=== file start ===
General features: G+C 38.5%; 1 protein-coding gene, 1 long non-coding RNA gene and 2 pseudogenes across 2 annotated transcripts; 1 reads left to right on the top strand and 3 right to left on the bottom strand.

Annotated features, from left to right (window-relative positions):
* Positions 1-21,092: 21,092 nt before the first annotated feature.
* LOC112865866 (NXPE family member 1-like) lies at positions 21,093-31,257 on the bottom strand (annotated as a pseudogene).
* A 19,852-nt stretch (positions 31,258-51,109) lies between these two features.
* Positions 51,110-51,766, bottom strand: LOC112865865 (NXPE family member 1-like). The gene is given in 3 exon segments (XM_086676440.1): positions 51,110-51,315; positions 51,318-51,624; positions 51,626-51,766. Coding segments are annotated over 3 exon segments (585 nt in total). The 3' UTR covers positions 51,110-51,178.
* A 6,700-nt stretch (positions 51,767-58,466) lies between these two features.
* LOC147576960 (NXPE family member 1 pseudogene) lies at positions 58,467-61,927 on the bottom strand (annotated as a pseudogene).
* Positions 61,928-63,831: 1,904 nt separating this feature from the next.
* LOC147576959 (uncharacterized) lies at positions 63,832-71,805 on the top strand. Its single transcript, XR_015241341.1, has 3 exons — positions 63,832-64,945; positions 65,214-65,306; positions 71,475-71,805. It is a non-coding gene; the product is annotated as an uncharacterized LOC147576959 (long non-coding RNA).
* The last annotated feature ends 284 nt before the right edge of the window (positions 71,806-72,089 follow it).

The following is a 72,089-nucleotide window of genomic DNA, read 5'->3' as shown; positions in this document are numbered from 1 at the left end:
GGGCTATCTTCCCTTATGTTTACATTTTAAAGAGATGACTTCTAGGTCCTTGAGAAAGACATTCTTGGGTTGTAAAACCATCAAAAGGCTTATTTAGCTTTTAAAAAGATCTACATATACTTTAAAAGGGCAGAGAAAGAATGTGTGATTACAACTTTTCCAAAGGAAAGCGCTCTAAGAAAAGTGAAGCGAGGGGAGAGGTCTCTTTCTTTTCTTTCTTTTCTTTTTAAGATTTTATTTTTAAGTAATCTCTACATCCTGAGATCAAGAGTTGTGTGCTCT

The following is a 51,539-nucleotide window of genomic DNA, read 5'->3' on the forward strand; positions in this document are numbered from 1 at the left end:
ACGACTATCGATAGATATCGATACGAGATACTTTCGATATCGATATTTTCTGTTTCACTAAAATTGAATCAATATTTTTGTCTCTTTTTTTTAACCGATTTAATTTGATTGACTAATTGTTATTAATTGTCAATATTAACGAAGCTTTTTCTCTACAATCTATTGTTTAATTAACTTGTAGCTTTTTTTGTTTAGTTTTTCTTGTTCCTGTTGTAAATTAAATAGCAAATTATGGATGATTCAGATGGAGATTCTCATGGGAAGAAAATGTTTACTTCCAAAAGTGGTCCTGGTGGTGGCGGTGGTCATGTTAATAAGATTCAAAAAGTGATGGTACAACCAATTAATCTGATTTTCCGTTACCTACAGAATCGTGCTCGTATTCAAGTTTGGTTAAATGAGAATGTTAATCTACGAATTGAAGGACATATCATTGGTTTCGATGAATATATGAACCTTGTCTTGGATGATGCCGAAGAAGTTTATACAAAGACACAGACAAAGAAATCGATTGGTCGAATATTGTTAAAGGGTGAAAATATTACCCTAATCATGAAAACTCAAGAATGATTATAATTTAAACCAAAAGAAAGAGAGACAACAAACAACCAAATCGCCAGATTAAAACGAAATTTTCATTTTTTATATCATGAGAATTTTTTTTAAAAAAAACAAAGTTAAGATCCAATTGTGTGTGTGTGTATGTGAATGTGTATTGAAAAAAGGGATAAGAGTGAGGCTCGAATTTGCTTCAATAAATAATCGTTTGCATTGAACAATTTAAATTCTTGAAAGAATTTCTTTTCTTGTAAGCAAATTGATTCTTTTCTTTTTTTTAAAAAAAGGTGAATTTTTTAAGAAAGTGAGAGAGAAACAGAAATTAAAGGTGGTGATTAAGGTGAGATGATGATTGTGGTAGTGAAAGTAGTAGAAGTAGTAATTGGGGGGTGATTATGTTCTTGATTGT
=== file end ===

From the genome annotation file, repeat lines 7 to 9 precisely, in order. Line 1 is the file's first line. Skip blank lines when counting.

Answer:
* A 6,700-nt stretch (positions 51,767-58,466) lies between these two features.
* LOC147576960 (NXPE family member 1 pseudogene) lies at positions 58,467-61,927 on the bottom strand (annotated as a pseudogene).
* Positions 61,928-63,831: 1,904 nt separating this feature from the next.